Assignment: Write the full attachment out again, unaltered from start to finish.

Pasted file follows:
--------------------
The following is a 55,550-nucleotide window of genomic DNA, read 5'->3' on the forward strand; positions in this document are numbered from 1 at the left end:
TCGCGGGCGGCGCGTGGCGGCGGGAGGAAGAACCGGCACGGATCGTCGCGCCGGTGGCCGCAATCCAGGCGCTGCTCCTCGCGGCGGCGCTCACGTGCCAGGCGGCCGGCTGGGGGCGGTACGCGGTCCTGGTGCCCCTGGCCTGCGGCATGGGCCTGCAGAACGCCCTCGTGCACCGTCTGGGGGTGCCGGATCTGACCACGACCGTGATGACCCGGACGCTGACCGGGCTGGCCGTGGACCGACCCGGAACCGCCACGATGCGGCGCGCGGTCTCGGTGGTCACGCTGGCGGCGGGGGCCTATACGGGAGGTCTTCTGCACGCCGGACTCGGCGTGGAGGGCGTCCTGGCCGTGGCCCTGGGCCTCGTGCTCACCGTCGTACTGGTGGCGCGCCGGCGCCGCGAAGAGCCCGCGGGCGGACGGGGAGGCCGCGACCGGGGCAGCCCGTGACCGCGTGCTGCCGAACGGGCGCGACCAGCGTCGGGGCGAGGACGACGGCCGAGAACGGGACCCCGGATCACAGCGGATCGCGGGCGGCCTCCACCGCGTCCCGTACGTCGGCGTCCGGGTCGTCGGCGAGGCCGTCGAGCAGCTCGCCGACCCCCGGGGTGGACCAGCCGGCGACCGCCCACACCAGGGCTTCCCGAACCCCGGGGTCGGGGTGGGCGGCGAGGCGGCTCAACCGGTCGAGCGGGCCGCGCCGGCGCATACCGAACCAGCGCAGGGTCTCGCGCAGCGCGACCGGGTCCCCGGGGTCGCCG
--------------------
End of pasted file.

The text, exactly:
The following is a 55,550-nucleotide window of genomic DNA, read 5'->3' on the forward strand; positions in this document are numbered from 1 at the left end:
TCGCGGGCGGCGCGTGGCGGCGGGAGGAAGAACCGGCACGGATCGTCGCGCCGGTGGCCGCAATCCAGGCGCTGCTCCTCGCGGCGGCGCTCACGTGCCAGGCGGCCGGCTGGGGGCGGTACGCGGTCCTGGTGCCCCTGGCCTGCGGCATGGGCCTGCAGAACGCCCTCGTGCACCGTCTGGGGGTGCCGGATCTGACCACGACCGTGATGACCCGGACGCTGACCGGGCTGGCCGTGGACCGACCCGGAACCGCCACGATGCGGCGCGCGGTCTCGGTGGTCACGCTGGCGGCGGGGGCCTATACGGGAGGTCTTCTGCACGCCGGACTCGGCGTGGAGGGCGTCCTGGCCGTGGCCCTGGGCCTCGTGCTCACCGTCGTACTGGTGGCGCGCCGGCGCCGCGAAGAGCCCGCGGGCGGACGGGGAGGCCGCGACCGGGGCAGCCCGTGACCGCGTGCTGCCGAACGGGCGCGACCAGCGTCGGGGCGAGGACGACGGCCGAGAACGGGACCCCGGATCACAGCGGATCGCGGGCGGCCTCCACCGCGTCCCGTACGTCGGCGTCCGGGTCGTCGGCGAGGCCGTCGAGCAGCTCGCCGACCCCCGGGGTGGACCAGCCGGCGACCGCCCACACCAGGGCTTCCCGAACCCCGGGGTCGGGGTGGGCGGCGAGGCGGCTCAACCGGTCGAGCGGGCCGCGCCGGCGCATACCGAACCAGCGCAGGGTCTCGCGCAGCGCGACCGGGTCCCCGGGGTCGCCG